Two years ago I moved to a rural town of 8,000 people, twenty miles from the border between Kansas and Missouri. It’s the kind of place most people only pass by on the way to someplace else. Unless you live here, the most you’ll ever see of it is the truck stop by the freeway, where you might stop to fill up your gas tank and take a leak. It’s the last outpost of civilization you’ll see for a while.
Twenty minutes or so outside of town, there’s a long stretch of highway where cell phones don’t work. We drive it often, and I still haven’t quite accepted the concept of this dead zone, a place the powerful and sometimes overpowering connectedness of modern life can’t reach.
Of course, it didn’t take me long to imagine the obvious nightmare. We break down on the side of the road, just here. We can’t call for help. We’re left at the mercy of passing motorists, standing in the biting cold. (Of course it would be a frigid Midwestern winter at a time like this, subzero winds raging towards us across the fields, always from the west.) Until someone finally stops. He seems friendly. He offers a ride. What’s that, rustling and writhing under the pile of blankets in the back of his van? Nothing, he says, don’t you worry about that.
I think you know where this story goes.
It feels so contrived. An endless stretch of nothingness where communication stops. The twenty-first century horror story usually demands a more elaborate explanation; protagonists must be stranded on forested mountaintops, or demonstrate shocking negligence toward their phone batteries. But here on the prairies, in the empty space that seems like it’s only here to fill up the gaps between everything else, isolation is simply a fact of life.
Isolation that can kill.
Horror is often inextricably linked to a sense of place. Its hauntings are site-specific, its nightmares generated by the unique gestalt of historic trauma, atrocity and grief that collects in the architecture and the earth.
When I think of a horror native to the country’s Northeast I think of drafty, rambling Victorian mansions where ghosts have lingered for centuries, growing increasingly bitter and deranged; I think of very old graveyards and long-dry wells and the scabbed over hillocks where witches were burned. I think of a place founded on Puritan cruelty, built by colonists who imported their old world fears and superstitions and ghosts.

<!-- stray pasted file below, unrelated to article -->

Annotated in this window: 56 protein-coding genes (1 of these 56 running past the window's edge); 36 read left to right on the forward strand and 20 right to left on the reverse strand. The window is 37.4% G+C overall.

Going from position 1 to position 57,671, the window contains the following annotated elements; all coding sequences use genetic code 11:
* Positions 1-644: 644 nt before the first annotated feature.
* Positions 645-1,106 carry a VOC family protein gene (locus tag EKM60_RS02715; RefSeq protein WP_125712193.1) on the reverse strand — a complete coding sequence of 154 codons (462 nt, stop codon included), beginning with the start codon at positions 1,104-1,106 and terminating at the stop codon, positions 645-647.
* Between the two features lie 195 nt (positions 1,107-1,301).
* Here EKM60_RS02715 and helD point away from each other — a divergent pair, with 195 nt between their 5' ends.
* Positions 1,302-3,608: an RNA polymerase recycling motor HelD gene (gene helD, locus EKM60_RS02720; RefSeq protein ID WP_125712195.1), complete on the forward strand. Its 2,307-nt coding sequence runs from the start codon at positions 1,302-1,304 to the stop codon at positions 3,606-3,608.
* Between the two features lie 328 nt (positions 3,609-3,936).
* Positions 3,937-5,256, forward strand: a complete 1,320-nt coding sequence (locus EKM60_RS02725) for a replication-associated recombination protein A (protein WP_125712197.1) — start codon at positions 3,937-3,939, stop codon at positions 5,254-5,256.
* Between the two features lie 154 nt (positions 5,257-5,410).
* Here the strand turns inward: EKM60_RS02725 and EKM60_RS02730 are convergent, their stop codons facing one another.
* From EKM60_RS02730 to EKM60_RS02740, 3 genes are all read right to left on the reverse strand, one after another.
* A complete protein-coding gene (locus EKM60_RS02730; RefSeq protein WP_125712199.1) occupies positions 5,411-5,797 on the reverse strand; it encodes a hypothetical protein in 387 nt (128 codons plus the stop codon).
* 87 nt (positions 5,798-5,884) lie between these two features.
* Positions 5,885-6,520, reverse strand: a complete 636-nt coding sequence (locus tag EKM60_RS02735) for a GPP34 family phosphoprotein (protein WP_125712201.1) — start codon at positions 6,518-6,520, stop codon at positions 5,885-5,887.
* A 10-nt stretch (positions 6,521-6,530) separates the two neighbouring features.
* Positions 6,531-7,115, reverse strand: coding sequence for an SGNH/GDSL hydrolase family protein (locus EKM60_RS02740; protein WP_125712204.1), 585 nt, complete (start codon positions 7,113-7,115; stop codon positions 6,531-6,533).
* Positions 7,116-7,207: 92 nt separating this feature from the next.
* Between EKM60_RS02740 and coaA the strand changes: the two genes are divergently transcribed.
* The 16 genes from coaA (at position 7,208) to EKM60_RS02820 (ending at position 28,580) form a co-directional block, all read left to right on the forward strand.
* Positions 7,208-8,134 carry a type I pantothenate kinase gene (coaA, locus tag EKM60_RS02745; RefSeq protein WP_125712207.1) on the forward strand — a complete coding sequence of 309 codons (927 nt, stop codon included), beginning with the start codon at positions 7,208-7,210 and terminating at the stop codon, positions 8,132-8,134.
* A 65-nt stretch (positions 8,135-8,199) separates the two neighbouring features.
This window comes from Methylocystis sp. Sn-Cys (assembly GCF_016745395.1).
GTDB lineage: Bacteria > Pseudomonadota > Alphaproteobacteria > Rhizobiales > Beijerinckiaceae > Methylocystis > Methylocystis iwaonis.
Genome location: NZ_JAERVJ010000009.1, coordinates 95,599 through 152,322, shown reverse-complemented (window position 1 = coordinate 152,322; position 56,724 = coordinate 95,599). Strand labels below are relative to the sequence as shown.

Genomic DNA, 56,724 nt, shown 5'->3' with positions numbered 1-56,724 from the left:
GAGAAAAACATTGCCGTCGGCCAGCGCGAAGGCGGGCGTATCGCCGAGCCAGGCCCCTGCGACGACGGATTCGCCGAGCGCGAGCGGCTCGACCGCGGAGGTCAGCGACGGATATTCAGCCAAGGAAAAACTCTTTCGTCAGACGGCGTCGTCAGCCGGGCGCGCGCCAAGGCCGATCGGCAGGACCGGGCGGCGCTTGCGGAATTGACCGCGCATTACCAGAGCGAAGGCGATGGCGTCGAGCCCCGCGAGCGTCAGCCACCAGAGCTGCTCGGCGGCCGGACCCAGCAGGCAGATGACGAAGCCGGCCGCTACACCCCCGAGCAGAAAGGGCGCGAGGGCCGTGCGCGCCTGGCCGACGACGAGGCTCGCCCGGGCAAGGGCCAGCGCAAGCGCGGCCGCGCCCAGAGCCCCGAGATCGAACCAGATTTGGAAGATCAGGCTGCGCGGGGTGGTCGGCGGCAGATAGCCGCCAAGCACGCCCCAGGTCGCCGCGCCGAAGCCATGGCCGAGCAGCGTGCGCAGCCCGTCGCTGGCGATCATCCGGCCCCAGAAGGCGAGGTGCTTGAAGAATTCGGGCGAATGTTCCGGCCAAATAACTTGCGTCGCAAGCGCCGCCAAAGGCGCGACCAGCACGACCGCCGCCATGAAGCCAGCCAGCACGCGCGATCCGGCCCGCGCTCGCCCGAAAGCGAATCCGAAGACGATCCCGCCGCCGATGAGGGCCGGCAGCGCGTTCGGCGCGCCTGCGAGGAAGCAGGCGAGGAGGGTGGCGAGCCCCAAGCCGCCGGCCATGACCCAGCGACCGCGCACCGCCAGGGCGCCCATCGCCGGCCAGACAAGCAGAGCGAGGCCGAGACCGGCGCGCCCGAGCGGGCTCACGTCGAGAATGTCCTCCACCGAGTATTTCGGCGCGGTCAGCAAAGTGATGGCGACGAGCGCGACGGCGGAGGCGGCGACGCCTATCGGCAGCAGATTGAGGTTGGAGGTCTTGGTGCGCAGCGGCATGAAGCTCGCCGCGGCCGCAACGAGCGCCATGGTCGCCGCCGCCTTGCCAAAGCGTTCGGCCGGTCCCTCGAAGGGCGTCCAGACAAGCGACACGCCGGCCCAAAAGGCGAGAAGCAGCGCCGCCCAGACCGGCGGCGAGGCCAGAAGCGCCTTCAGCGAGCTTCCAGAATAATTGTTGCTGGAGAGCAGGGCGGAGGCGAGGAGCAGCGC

When I think of a horror that could only exist in the American South, I think of plantations, crumbling monuments to antebellum monsters, the immeasurable debt and permanent guilt of a society built through the trauma of a people who were kidnapped and enslaved. I think of swamp country, monsters that thrive in the gloom and dim, abusing their prey, evading daylight.
But the Midwest: It took me a while to imagine the horrors it holds. Perhaps it’s the façade of wholesome banality. Perhaps because I still feel like a fascinated stranger in this place. Perhaps because the atrocities that lurk in its history have not been so thoroughly documented.
But then, I thought, it’s this: Isolation that can kill.
When the first white settlers reached this part of the country, they suffered from a heretofore unknown malady they called Prairie Madness, a depression or malaise or insanity that could become debilitating. Was it caused by the incessant howling of the winds across the plains, the choking loneliness for family and friends back East, the flat formlessness of the landscape, the sudden irrelevance they felt beneath the boundless sky? Maybe the unfamiliar terror—after a life spent in cramped, tumultuous towns—of knowing they could call as loud as they could, and no one would come? This place was like space, like the void between the stars, and no one could hear you scream.